What is the Hearings Bureau? The Hearings Bureau is an agency within the Department which provides a forum for appeals by taxpayers dissatisfied with a decision of the Commissioner for the Department of Revenue Administration. It provides the final administrative opportunity for a taxpayer to confidentially present reasons why the Department's action is improper and for the Department to impartially evaluate those reasons and change its decision, if applicable. Appeals are described in the Taxpayer Bill of Rights. If the Department denies your claim for refund, your request for abatement of penalties or interest, or you do not agree with the assessment of additional tax, penalties or interest, you have the right to petition for reconsideration or redetermination which is the type of an appeal provided by law.
How do I appeal? You must file a written petition with the Hearings Bureau within 60 days from the date of the written notice of assessment or denial. Use Form A-101 . Your petition must be signed, in ink, by you or a person you have authorized to sign for you by Power of Attorney. It must contain the following information:
(a) Your name or business, as applicable, address, social security or federal identification number, or department license number;
(b) Name and address of your representative, if any;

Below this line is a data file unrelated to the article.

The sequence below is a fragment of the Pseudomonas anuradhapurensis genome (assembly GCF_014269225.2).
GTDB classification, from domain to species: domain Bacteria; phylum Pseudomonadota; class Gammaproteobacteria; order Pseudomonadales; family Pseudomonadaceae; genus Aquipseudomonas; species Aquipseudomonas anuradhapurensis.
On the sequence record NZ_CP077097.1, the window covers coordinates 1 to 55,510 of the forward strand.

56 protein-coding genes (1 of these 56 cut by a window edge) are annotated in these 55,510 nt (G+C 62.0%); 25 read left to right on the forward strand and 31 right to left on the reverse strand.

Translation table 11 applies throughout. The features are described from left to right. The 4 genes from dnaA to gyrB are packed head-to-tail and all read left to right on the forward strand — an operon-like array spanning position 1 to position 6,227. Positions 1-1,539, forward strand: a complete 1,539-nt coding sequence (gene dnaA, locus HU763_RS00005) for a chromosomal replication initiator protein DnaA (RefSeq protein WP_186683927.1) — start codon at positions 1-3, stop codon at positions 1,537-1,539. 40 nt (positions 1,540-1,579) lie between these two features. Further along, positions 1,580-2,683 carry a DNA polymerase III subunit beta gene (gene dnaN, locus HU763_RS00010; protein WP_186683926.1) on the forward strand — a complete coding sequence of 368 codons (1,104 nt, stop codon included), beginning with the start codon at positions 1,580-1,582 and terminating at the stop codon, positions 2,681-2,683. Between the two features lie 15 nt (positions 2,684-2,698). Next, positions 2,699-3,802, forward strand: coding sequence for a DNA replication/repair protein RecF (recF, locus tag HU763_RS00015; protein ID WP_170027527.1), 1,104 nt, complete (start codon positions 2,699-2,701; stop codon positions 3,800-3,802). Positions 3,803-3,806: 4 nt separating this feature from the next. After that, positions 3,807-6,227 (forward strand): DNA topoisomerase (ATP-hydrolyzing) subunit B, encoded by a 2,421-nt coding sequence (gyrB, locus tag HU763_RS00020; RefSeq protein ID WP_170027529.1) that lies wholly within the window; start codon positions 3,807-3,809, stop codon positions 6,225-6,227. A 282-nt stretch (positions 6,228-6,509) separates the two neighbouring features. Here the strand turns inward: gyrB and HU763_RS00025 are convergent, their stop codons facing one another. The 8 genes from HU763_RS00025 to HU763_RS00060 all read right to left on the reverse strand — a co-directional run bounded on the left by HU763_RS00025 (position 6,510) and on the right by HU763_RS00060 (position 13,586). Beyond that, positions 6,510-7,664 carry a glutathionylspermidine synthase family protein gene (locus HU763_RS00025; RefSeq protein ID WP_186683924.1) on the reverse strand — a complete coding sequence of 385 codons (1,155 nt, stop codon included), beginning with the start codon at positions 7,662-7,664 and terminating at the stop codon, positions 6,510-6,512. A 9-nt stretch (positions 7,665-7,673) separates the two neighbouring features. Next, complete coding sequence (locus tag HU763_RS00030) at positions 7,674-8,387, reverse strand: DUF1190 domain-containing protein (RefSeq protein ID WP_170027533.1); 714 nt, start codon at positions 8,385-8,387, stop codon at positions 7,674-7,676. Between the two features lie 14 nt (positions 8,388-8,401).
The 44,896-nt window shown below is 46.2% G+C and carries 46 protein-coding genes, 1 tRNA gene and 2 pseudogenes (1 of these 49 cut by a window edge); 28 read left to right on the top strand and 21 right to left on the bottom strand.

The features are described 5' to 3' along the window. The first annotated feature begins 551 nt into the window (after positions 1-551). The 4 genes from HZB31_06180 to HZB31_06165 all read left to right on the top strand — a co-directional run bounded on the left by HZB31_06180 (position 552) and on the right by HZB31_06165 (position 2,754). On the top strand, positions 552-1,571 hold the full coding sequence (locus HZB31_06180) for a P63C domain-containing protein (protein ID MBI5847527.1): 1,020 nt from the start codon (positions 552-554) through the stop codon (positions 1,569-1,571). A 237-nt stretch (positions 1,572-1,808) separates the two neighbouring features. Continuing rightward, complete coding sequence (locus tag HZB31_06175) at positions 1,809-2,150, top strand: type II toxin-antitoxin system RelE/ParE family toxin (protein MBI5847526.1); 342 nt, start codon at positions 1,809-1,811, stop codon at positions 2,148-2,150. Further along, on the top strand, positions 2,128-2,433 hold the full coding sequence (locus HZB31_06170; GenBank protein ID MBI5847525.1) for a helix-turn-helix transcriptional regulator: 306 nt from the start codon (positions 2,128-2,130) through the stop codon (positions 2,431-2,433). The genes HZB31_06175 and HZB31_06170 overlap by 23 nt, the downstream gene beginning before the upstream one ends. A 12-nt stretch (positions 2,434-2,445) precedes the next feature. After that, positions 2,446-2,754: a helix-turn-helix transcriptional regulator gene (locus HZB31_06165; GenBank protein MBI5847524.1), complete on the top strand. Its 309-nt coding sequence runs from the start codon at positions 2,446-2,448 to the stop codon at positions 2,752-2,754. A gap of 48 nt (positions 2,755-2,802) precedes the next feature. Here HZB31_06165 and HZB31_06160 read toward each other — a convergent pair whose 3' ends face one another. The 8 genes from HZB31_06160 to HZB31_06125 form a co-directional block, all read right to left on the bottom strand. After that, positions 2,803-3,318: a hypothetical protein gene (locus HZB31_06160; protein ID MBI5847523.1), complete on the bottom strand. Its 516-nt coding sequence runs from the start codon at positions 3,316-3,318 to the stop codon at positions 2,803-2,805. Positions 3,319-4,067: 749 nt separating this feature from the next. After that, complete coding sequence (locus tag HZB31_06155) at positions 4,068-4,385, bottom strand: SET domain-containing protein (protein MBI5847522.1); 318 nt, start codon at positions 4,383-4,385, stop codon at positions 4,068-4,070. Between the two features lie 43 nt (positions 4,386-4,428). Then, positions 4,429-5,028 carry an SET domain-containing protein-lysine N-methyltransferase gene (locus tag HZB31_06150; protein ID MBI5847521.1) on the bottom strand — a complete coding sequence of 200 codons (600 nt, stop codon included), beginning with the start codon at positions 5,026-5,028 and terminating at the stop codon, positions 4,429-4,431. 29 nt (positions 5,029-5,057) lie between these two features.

(c) A concise statement of the facts and issues involved, and the tax year involved;
(d) The action you wish the department to take;
(e) The identification of any statutes, rules, orders, cases, or other authority that entitles you to have the Department act as requested;
(f) A copy of the Notice(s) of Assessment.
You may file your petition by delivering it to the Department during normal business hours or by mailing it to the following address:
NH Department of Revenue Administration
109 Pleasant Street, PO Box 1467
Concord, NH 03302-1467
A petition sent by mail will be considered timely filed if placed in the United States mail and postmarked on or before the expiration of the 60 day period.
Who do I contact with questions? If you have further questions about the administrative hearings process within the Department, please call the Hearings Bureau at 603-230-5002.
Can I represent myself? Yes, you can represent yourself or have a representative such as a friend, accountant or lawyer represent you. You must authorize a representative to represent you by filing a Power of Attorney form with the Hearings Bureau or the Department. The forms are available from either the Hearings Bureau, the Department, or the Web site at: www.revenue.nh.gov.
How does the appeal process work and how long does it take? The following outlines the administrative appeal hearing process:
- Department issues a tax notice (assessment of taxes, interest or penalties), or denial of refund.
- Within 60 days: The taxpayer files a written Petition for Redetermination or Reconsideration with the Hearings Bureau.
- The Hearings Bureau refers the Petition to the appropriate Division of the Department for a response within 120 days, as required by state law.